Guerrilla Filming: Skipping Permits to Pinch Pennies Can Cost Big Bucks

FilmL.A.Featured Content, For Communities, For Filmmakers0 Comments

With the economy as it is, budgets are tight.  Everyone is looking for ways to “tighten the belt” and save money.  If you’re a filmmaker, it may seem like that’s always the case; cameras and lights cost money, crews cost money, production insurance costs money, etc., and of course you need to maximize every dollar.

There are right and wrong ways to go about it, though.

In an attempt to stretch the budget as far as possible, some filmmakers are choosing to forgo getting permits to film on-location and are instead deciding to “go guerrilla”.  In the process, these scofflaws damage relations between the industry and neighborhoods and place themselves in significant personal and financial peril.

Guerrilla filming needlessly causes grief for local residents and merchants because filming without a permit circumvents basic neighborhood protections.  When guerrilla filming occurs, community members receive no Notice of Filming and are prevented from sharing their concerns about filming before it happens.  As a result, illegal filming shuts down industry/community dialogue and undermines the balance FilmL.A. strives to achieve between filmmakers’ and communities’ needs.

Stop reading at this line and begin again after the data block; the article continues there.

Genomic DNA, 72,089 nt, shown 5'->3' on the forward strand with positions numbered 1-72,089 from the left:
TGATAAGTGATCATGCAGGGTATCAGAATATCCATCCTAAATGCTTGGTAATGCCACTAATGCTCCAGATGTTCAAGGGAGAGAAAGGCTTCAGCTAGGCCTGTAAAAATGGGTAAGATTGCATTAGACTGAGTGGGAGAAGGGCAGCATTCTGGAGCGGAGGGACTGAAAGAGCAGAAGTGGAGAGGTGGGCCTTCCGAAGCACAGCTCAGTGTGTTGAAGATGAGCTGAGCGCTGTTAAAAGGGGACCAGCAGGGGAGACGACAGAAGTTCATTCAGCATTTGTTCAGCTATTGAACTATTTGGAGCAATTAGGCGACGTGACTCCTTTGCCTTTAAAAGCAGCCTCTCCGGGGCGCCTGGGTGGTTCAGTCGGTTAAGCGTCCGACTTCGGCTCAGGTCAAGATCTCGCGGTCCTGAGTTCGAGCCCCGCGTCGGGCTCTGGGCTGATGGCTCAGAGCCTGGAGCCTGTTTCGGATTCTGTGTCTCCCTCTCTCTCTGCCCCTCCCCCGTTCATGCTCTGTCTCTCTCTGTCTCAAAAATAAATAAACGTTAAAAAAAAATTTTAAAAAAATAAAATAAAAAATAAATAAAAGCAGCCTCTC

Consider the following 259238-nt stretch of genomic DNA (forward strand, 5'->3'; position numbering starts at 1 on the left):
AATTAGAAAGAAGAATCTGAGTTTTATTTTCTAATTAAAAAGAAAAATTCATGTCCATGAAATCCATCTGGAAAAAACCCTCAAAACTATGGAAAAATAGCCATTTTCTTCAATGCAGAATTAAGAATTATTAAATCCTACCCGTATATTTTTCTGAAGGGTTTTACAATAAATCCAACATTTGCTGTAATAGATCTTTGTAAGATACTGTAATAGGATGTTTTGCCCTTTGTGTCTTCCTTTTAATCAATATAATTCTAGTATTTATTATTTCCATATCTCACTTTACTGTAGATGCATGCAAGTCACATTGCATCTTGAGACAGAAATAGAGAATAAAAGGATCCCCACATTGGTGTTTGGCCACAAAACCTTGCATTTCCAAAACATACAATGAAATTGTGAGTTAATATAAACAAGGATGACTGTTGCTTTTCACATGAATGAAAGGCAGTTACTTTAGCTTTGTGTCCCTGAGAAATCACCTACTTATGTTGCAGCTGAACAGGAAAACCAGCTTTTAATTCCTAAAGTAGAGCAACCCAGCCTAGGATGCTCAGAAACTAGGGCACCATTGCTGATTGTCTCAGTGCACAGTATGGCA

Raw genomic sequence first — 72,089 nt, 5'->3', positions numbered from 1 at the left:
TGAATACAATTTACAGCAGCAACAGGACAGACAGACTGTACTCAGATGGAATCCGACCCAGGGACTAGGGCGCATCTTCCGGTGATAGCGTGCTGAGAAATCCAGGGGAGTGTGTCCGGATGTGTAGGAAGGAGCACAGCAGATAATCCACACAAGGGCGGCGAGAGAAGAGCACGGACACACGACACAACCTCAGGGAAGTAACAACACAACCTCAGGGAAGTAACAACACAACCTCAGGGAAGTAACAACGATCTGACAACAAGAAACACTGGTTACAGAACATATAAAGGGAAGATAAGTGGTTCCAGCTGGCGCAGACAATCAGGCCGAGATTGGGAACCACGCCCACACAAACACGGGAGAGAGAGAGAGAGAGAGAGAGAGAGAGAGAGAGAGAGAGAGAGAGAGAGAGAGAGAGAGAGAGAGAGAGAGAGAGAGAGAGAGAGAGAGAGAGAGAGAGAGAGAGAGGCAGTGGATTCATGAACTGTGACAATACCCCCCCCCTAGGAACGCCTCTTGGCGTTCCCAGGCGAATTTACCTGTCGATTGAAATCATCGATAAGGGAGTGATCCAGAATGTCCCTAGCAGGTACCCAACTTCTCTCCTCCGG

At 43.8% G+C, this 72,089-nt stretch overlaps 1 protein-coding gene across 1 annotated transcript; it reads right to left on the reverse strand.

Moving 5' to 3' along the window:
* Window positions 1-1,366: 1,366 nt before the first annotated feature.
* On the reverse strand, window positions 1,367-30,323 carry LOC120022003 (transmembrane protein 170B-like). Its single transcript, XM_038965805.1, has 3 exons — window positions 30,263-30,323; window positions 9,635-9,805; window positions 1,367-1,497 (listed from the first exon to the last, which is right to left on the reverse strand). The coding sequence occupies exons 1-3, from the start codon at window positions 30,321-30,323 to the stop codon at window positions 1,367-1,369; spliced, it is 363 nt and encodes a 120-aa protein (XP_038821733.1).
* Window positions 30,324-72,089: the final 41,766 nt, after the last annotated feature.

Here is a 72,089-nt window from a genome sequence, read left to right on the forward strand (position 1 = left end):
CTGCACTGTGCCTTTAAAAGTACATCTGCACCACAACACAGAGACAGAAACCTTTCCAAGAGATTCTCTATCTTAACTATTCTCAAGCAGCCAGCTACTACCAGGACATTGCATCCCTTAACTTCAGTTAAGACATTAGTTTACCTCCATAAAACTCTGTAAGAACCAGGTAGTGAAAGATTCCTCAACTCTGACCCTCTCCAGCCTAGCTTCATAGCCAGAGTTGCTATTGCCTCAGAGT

But there are legal and financial ramifications to getting caught without a permit, too.  The Los Angeles Police Department can confiscate guerrilla filmmakers’ equipment and charge them with misdemeanor violations of Section 41.20 of the Los Angeles Municipal Code (LAMC).  A court visit is required for the return of equipment; hopefully, it wasn’t rented by the day!

When filming without permits, guerrilla filmmakers also run the risk of losing liability protections provided by their insurance companies.  Film insurance policies differ, but acts of illegal filming could be used by insurance carriers as grounds for rejecting insurance claims.

By observing film permit rules and showing respect for communities, we can together sustain local production and keep crews welcome in local neighborhoods.

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